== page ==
eCite Digital Repository

Object-based classification of semi-arid vegetation to support mine rehabilitation and monitoring


Bao, N and Lechner, AM and Johansen, K and Ye, B, Object-based classification of semi-arid vegetation to support mine rehabilitation and monitoring, Journal of Applied Remote Sensing, 8, (1) Article 083564. ISSN 1931-3195 (2014) [Refereed Article]

Copyright Statement

Copyright 2014 Society of Photo-Optical Instrumentation Engineers

DOI: doi:10.1117/1.JRS.8.083564


Mining activities result in significantly modified landscapes that require rehabilitation to mitigate the negative environmental impacts and restore ecological function. The aim of this study was to develop a remote sensing method suitable for monitoring the vegetation cover at mine rehabilitation sites.We used object-based image analysis (OBIA) methods and high-spatial resolution SPOT-5 imagery to identify discrete land-cover patterns that occur at fine spatial scales. These patterns relate to spatial processes that are important drivers of successful restoration of mine sites. SPOT-5 imagery of the Kidston Gold mine tailing dam in semi-arid tropical north Queensland was acquired in July 2005, comprising four 10-m spectral bands and a 2.5-m panchromatic (PAN) band. The classification scheme used in this study was adapted to the spatial scale of SPOT-5 imagery from mine closure criteria cover requirements, according to a mine rehabilitation plan. Four land-cover classes were identified: tree cover, dense grass, sparse grass, and bare ground. First, textural layers (contrast, dissimilarity, and homogeneity) were derived for each vegetation class except for bare ground from the PAN and multispectral bands. Of all textural layer combinations, homogeneity and contrast in the PAN band were identified using a Z-test as the most useful for differentiating between multiple land-cover classes. Next, an optimal segmentation scale parameter of 15 was identified using an analysis of spatial autocorrelation. Finally, the SPOT-5 image bands, derived textural layers, and normalized difference vegetation index (NDVI) were used in an OBIA fuzzy membership classification approach to map vegetation land-cover classes. The classification results were assessed with the traditional error matrix approach and the object-based accuracy assessment method. The overall classification accuracy using the error matrix was 92.5% and 81% using the object-based method. The relatively high-classification accuracy demonstrates the potential of SPOT-5 imagery for monitoring mine rehabilitation. The complete spatial coverage associated with remote sensing data at fine spatial scales has the potential to complement field-based approaches commonly used in rehabilitation monitoring. Furthermore, SPOT-5 data along with OBIA can characterize vegetation spatial patterns at spatial scales appropriate for monitoring rehabilitated landscapes, providing an important tool for landscape function analysis.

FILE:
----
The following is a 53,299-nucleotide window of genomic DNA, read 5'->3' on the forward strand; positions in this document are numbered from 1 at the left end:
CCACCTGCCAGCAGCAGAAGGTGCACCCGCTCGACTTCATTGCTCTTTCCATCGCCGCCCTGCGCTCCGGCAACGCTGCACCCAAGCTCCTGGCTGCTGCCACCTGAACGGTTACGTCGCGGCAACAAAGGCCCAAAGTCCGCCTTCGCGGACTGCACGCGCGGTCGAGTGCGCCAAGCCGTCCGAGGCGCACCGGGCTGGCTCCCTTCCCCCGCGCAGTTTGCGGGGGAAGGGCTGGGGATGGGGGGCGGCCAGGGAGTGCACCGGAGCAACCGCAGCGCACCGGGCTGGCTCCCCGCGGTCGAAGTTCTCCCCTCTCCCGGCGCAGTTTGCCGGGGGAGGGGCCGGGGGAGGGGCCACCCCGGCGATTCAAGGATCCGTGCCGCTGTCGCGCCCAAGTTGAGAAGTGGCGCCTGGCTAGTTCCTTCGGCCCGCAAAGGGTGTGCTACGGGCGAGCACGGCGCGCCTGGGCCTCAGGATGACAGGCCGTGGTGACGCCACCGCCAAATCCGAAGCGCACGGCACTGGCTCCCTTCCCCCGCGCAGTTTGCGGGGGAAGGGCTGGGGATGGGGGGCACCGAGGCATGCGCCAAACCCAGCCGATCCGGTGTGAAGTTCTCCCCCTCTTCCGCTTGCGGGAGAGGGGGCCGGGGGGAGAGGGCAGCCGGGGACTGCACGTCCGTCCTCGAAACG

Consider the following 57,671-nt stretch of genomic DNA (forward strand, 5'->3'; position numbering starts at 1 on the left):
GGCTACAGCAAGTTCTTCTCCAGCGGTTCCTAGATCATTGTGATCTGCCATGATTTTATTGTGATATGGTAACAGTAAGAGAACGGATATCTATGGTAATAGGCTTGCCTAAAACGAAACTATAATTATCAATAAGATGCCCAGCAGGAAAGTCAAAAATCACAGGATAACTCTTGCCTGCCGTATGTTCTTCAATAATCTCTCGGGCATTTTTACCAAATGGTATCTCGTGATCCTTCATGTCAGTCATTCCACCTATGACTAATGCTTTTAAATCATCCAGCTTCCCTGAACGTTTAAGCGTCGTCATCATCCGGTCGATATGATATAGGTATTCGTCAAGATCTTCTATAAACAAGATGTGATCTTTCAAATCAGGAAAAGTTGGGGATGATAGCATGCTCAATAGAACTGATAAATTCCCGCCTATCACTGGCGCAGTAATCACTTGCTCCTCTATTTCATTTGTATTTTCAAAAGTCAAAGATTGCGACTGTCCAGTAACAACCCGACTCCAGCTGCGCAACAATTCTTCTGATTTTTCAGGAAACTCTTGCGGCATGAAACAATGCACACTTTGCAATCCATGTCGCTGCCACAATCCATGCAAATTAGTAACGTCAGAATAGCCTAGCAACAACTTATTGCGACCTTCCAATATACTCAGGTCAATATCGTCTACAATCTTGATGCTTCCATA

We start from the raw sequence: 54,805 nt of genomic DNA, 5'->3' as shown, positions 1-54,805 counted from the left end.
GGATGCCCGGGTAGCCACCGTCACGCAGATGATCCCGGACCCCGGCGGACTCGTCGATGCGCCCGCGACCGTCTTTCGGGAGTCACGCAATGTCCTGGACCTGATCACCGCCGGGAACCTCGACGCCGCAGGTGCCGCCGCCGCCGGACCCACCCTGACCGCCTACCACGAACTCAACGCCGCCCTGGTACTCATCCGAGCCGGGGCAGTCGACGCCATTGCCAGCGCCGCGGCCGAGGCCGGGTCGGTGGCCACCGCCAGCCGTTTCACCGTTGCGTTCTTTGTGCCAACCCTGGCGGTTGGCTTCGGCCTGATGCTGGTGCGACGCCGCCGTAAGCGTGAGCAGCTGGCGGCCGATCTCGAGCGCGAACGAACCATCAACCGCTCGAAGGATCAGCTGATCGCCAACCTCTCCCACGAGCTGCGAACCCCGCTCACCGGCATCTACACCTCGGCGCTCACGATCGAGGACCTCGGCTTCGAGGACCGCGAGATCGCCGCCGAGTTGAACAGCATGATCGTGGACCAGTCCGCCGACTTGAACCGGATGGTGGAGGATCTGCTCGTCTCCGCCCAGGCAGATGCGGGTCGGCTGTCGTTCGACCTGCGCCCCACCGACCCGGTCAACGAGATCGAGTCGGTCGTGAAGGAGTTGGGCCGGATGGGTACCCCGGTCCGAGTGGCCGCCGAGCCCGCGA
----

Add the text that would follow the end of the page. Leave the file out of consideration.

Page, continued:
Item Details

Item Type:Refereed Article
Keywords:remote sensing, object-based image analysis, rehabilitation, restoration, mining, semi-arid, spatial autocorrelation, classification error assessment
Research Division:Environmental Sciences
Research Group:Environmental management
Research Field:Environmental rehabilitation and restoration
Objective Division:Environmental Management
Objective Group:Terrestrial systems and management
Objective Field:Rehabilitation or conservation of terrestrial environments
UTAS Author:Lechner, AM (Dr Alex Lechner)
ID Code:100417
Year Published:2014
Web of Science® Times Cited:13
Deposited By:Centre for Environment
Deposited On:2015-05-15
Last Modified:2015-08-28

Repository Staff Only: item control page